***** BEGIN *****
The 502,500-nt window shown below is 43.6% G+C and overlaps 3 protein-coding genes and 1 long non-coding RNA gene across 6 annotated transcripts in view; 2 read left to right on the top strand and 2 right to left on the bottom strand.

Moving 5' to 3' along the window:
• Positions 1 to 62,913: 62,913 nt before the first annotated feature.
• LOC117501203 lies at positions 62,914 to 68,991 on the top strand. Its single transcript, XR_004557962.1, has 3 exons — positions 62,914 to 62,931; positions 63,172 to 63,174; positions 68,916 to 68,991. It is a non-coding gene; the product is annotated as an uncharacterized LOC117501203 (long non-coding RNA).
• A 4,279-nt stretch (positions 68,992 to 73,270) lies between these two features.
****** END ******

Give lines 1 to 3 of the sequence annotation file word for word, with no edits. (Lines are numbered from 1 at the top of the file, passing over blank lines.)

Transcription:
The 502,500-nt window shown below is 43.6% G+C and overlaps 3 protein-coding genes and 1 long non-coding RNA gene across 6 annotated transcripts in view; 2 read left to right on the top strand and 2 right to left on the bottom strand.

Moving 5' to 3' along the window:
• Positions 1 to 62,913: 62,913 nt before the first annotated feature.